--NR7 R8 is a group of the formula --NH.(AO)n.R9

where AO and n are as defined above and R9 is a C1 to C22 hydrocarbyl group, particularly an alkyl group; or

--NR7 R8 is a group of the formula --NH.(AO)p.CH2 CH2.OR10

where AO is as defined above;

p is from 0 to 200, particularly 0to 100; and

R10 is a C1 to C22 hydrocarbyl, particularly C1 to C20 alkyl, especially C1 to C6 alkyl such as methyl, ethyl, propyl or butyl; or

R10 is a group: ##STR4## where R1, R2, R3 and R4 are independently as defined above.

The following particular sub-groups of compounds of the formula (I) form specific aspects of the invention: ##STR5## where R1, R2, R3 and R4 are independently as defined above and the respective groups --NR3 R4 are desirably, but not necessarily, the same. ##STR6## where R1, R2, R3, R4, AO, n and R6 are as defined above. ##STR7## where R1, R2, NR3 R4, AO and n are as defined above and the respective groups R1 /R2 and --NR3 R4 are desirably, but not necessarily, the same. ##STR8## where R1, R2, R3, R4, AO, n and R9 are as defined above. ##STR9## where R1, R2, R3, R4, AO and p are as defined above and the respective groups R1 /R2 and --NR3 R4 are desirably, but not necessarily, the same. ##STR10## where R1, R2, R3, R4, R7 and R8 are as defined above.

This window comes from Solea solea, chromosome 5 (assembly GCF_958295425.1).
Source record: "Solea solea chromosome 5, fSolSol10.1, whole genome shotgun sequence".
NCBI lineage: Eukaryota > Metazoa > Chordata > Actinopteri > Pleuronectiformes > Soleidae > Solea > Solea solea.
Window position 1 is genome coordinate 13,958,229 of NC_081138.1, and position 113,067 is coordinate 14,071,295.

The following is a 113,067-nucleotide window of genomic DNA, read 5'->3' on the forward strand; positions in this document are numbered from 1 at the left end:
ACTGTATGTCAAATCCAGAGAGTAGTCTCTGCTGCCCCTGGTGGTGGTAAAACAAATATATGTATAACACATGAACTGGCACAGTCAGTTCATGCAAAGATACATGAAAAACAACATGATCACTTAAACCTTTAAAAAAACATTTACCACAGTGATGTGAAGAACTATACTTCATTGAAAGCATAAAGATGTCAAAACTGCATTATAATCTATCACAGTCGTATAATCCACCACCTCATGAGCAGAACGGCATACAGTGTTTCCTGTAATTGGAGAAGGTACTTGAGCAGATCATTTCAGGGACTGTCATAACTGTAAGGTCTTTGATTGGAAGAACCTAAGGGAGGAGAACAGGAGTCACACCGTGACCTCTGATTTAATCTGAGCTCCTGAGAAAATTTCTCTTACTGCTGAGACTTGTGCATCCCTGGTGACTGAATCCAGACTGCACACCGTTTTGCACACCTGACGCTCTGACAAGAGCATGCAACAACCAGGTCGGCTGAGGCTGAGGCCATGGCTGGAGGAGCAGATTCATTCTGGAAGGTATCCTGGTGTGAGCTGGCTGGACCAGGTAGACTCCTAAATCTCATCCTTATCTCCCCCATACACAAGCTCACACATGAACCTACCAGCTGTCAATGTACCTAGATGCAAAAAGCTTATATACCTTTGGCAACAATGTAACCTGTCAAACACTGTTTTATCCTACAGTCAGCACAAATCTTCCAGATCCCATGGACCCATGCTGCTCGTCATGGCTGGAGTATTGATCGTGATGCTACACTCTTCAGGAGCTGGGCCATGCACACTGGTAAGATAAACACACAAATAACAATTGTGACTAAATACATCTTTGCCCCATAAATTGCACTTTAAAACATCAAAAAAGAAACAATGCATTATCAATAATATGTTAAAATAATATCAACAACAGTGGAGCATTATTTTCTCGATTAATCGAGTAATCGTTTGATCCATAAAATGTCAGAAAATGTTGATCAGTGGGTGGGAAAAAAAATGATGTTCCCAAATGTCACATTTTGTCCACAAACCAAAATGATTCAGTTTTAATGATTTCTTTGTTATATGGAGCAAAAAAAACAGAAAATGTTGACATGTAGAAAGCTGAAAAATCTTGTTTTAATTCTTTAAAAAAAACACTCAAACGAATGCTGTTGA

Among the compounds of the invention, those where the alk(en)yl group R1 /R2 is a C8 to C18 alkenyl or alkyl group are especially desirable. Similarly, compounds where the group R1 or R2 is an alkenyl group are more desirable than those where the group is alkyl. Compounds where the group R1 or R2 is an alkenyl group, particularly a C8 to C18 alkenyl group form a specific aspect of the invention. It is desirable that the R1 /R2 alkyl or alkenyl group(s) of the compounds of the invention have straight chains. Where the chain is not straight it is desirable that it has at most a total of two and preferably only one branch(es) on average. Preferably the whole molecule comprises at most three branches in total in all alkyl and alkenyl groups present.